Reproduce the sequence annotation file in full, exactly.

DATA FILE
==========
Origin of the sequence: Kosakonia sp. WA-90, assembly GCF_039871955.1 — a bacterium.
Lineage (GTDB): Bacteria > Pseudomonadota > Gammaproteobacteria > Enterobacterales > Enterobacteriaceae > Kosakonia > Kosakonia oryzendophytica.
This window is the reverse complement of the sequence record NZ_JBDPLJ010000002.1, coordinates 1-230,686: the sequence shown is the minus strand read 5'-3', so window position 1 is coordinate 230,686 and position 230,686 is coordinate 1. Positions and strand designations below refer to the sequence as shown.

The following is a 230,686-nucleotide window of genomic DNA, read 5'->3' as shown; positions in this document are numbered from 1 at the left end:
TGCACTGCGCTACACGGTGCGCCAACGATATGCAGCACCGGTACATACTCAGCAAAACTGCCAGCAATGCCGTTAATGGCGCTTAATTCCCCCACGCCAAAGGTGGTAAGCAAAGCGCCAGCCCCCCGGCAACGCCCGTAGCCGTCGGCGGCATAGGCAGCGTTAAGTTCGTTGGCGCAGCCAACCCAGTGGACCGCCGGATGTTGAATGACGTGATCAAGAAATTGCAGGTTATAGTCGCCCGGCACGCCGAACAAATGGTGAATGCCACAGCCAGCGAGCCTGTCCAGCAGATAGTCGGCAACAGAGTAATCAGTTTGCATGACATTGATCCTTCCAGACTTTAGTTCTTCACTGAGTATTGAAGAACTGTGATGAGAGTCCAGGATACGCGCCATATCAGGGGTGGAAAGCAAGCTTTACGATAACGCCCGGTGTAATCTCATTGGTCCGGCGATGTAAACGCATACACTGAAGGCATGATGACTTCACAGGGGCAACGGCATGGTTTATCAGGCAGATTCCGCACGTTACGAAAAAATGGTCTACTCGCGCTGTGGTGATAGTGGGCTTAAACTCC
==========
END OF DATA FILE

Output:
Origin of the sequence: Kosakonia sp. WA-90, assembly GCF_039871955.1 — a bacterium.
Lineage (GTDB): Bacteria > Pseudomonadota > Gammaproteobacteria > Enterobacterales > Enterobacteriaceae > Kosakonia > Kosakonia oryzendophytica.
This window is the reverse complement of the sequence record NZ_JBDPLJ010000002.1, coordinates 1-230,686: the sequence shown is the minus strand read 5'-3', so window position 1 is coordinate 230,686 and position 230,686 is coordinate 1. Positions and strand designations below refer to the sequence as shown.

The following is a 230,686-nucleotide window of genomic DNA, read 5'->3' as shown; positions in this document are numbered from 1 at the left end:
TGCACTGCGCTACACGGTGCGCCAACGATATGCAGCACCGGTACATACTCAGCAAAACTGCCAGCAATGCCGTTAATGGCGCTTAATTCCCCCACGCCAAAGGTGGTAAGCAAAGCGCCAGCCCCCCGGCAACGCCCGTAGCCGTCGGCGGCATAGGCAGCGTTAAGTTCGTTGGCGCAGCCAACCCAGTGGACCGCCGGATGTTGAATGACGTGATCAAGAAATTGCAGGTTATAGTCGCCCGGCACGCCGAACAAATGGTGAATGCCACAGCCAGCGAGCCTGTCCAGCAGATAGTCGGCAACAGAGTAATCAGTTTGCATGACATTGATCCTTCCAGACTTTAGTTCTTCACTGAGTATTGAAGAACTGTGATGAGAGTCCAGGATACGCGCCATATCAGGGGTGGAAAGCAAGCTTTACGATAACGCCCGGTGTAATCTCATTGGTCCGGCGATGTAAACGCATACACTGAAGGCATGATGACTTCACAGGGGCAACGGCATGGTTTATCAGGCAGATTCCGCACGTTACGAAAAAATGGTCTACTCGCGCTGTGGTGATAGTGGGCTTAAACTCC